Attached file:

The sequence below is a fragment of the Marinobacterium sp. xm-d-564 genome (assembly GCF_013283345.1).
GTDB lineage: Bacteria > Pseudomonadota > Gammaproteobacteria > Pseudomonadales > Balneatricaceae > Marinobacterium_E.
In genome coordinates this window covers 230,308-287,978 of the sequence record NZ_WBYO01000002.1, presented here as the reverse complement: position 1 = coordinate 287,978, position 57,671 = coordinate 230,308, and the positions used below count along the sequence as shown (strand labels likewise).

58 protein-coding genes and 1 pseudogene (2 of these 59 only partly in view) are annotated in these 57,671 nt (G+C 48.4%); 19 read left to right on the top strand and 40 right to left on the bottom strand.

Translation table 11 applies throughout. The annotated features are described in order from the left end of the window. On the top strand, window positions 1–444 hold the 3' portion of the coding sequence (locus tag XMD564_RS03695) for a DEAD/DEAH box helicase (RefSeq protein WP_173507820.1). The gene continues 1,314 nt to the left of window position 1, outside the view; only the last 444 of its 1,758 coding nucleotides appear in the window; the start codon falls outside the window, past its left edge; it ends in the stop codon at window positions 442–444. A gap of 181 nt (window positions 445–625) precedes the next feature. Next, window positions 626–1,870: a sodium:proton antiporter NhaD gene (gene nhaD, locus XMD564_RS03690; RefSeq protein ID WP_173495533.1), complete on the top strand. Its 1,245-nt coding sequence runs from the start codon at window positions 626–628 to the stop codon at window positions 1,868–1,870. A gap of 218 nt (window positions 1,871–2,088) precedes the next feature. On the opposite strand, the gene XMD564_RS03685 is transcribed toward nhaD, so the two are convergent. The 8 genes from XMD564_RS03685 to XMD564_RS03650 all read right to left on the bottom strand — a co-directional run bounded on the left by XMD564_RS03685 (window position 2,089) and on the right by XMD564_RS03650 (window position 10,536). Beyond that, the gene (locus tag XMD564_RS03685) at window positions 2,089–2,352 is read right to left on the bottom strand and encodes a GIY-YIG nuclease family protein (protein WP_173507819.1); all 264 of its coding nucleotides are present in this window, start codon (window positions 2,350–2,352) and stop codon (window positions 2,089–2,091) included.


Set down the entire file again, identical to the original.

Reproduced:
The sequence below is a fragment of the Marinobacterium sp. xm-d-564 genome (assembly GCF_013283345.1).
GTDB lineage: Bacteria > Pseudomonadota > Gammaproteobacteria > Pseudomonadales > Balneatricaceae > Marinobacterium_E.
In genome coordinates this window covers 230,308-287,978 of the sequence record NZ_WBYO01000002.1, presented here as the reverse complement: position 1 = coordinate 287,978, position 57,671 = coordinate 230,308, and the positions used below count along the sequence as shown (strand labels likewise).

58 protein-coding genes and 1 pseudogene (2 of these 59 only partly in view) are annotated in these 57,671 nt (G+C 48.4%); 19 read left to right on the top strand and 40 right to left on the bottom strand.

Translation table 11 applies throughout. The annotated features are described in order from the left end of the window. On the top strand, window positions 1–444 hold the 3' portion of the coding sequence (locus tag XMD564_RS03695) for a DEAD/DEAH box helicase (RefSeq protein WP_173507820.1). The gene continues 1,314 nt to the left of window position 1, outside the view; only the last 444 of its 1,758 coding nucleotides appear in the window; the start codon falls outside the window, past its left edge; it ends in the stop codon at window positions 442–444. A gap of 181 nt (window positions 445–625) precedes the next feature. Next, window positions 626–1,870: a sodium:proton antiporter NhaD gene (gene nhaD, locus XMD564_RS03690; RefSeq protein ID WP_173495533.1), complete on the top strand. Its 1,245-nt coding sequence runs from the start codon at window positions 626–628 to the stop codon at window positions 1,868–1,870. A gap of 218 nt (window positions 1,871–2,088) precedes the next feature. On the opposite strand, the gene XMD564_RS03685 is transcribed toward nhaD, so the two are convergent. The 8 genes from XMD564_RS03685 to XMD564_RS03650 all read right to left on the bottom strand — a co-directional run bounded on the left by XMD564_RS03685 (window position 2,089) and on the right by XMD564_RS03650 (window position 10,536). Beyond that, the gene (locus tag XMD564_RS03685) at window positions 2,089–2,352 is read right to left on the bottom strand and encodes a GIY-YIG nuclease family protein (protein WP_173507819.1); all 264 of its coding nucleotides are present in this window, start codon (window positions 2,350–2,352) and stop codon (window positions 2,089–2,091) included.